Settlement agreed to in principle in Houston Rodeo roller coaster death lawsuit


Both sides were back in court Thursday working to settle a lawsuit filed by that man's family.

Eyewitness News was the first to report last month that both sides agreed to settle this case. Now we know the number -- $2.7 million split between the son of the deceased man, Brian Greenhouse, and Greenhouse's parents.

At the settlement hearing Thursday at the civil courthouse downtown, the mother of Greenhouse's 7-year-old son answered questions about whether she understood the terms of this agreement.

HLSR and Ray Cammack Shows, the producer of the carnival, have agreed to pay the $2.7 million. It wwas the last day of the rodeo in March 2011 when Greenhouse fell to his death from the Hi-Miler roller coaster. The rodeo maintained the ride did not malfunction and that there were no safety issues. Greenhouse's family alleged negligence.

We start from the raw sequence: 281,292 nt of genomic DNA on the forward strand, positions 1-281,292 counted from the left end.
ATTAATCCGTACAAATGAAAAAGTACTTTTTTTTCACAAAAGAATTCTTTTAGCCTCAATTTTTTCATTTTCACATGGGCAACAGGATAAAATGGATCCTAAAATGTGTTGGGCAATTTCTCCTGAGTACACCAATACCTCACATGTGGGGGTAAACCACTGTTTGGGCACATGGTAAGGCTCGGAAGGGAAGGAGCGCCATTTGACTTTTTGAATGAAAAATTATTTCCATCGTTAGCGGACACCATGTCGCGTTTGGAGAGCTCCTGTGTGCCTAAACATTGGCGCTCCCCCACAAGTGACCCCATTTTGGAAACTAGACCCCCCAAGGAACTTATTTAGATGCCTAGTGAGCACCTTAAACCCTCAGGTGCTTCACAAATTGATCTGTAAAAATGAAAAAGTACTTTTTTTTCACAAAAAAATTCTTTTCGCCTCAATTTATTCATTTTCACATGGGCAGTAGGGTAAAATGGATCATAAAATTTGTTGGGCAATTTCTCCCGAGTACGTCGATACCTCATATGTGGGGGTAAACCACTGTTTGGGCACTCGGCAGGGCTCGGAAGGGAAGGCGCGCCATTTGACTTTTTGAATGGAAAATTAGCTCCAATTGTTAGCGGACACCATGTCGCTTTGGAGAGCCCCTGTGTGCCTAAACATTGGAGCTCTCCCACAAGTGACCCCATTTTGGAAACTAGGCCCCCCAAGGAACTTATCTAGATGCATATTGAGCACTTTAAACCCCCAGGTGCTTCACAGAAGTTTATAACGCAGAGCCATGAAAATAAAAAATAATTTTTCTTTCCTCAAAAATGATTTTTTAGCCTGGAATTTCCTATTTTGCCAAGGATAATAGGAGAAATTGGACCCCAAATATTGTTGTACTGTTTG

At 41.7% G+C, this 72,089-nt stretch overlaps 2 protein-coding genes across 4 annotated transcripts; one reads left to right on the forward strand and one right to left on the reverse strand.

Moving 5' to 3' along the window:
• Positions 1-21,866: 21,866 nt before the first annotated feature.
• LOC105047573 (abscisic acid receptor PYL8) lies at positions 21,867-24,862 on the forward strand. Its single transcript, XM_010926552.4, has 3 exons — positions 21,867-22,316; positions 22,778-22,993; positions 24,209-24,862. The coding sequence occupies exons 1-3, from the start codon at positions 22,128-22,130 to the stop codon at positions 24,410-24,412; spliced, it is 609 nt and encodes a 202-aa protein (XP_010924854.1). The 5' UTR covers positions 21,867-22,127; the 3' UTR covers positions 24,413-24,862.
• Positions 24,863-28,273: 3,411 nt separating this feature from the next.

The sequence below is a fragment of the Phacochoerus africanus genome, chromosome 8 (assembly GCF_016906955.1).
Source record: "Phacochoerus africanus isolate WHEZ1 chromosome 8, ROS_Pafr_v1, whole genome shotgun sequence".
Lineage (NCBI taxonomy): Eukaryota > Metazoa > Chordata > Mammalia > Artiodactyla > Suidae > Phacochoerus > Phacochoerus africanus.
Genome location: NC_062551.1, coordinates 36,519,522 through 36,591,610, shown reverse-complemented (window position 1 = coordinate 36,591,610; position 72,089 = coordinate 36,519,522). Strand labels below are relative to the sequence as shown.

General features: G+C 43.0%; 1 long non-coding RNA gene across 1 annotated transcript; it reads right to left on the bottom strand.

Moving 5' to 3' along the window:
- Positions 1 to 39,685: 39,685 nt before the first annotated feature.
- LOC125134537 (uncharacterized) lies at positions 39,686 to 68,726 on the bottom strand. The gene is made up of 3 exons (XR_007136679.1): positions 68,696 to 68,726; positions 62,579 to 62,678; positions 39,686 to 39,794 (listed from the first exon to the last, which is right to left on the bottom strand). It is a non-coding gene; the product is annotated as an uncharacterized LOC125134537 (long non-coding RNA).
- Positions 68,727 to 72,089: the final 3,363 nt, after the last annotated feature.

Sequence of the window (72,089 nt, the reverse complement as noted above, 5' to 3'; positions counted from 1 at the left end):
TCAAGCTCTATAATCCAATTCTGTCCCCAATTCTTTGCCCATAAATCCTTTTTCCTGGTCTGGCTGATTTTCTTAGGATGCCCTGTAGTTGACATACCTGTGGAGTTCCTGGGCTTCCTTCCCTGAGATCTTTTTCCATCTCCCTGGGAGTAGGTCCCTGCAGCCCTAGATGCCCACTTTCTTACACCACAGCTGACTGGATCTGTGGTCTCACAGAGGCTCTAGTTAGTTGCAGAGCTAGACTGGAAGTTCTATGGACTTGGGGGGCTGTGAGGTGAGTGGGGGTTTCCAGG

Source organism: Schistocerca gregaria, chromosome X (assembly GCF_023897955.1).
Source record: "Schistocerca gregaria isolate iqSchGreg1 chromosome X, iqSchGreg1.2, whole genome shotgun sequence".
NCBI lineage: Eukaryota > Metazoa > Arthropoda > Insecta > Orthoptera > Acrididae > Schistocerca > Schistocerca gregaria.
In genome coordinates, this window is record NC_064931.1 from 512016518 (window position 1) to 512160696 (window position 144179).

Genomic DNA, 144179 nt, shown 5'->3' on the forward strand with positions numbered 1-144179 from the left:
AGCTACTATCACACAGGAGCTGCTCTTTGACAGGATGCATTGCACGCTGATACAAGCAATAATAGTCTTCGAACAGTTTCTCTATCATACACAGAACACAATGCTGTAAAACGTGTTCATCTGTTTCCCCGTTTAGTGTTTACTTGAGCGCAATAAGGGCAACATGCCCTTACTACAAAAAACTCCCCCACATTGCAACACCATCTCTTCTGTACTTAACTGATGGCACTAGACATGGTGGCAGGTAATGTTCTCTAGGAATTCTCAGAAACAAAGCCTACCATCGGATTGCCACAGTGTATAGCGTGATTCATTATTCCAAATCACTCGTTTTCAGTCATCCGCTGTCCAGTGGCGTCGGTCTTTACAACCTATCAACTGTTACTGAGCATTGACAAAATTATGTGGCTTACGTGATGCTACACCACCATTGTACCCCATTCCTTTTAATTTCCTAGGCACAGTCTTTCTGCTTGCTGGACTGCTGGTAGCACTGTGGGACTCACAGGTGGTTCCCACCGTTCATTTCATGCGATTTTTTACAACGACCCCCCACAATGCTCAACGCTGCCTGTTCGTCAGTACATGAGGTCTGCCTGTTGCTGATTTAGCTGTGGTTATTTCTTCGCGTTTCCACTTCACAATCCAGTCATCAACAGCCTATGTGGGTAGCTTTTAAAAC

An autopsy later showed Greenhouse to be intoxicated at the time of the ride.

Negotiations for the settlement have been lengthy. If the settlement does go through, $1.95 million will go to Greenhouse's son, while the remaining $750,000 will go to Greenhouse's parents. The judge, however, has yet to sign off on the settlement because he says he has issues with attorneys' fees as well as how the money will be invested for Greenhouse's son.

Both HLSR and RCS say they are not admitting liability, just the unpredictable nature of a jury during a trial.

Everyone expects this to be wrapped up in the next few weeks.

The Hi-Miler did not return to the Houston Rodeo this year.

Greenhouse's death was the first of two accidents that happened in the last two years at the Houston Rodeo.

Just last month in March, a 3-year-old girl was thrown out of the Techno Jump ride. The girl was riding it with her brother when she slipped out of the seat.

A parent happened to capture dramatic video of the child falling out of the ride. She was treated at a hospital for a concussion.

After this accident, the rodeo changed the rules for over a dozen rides, requiring a supervising companion 16 years or older.

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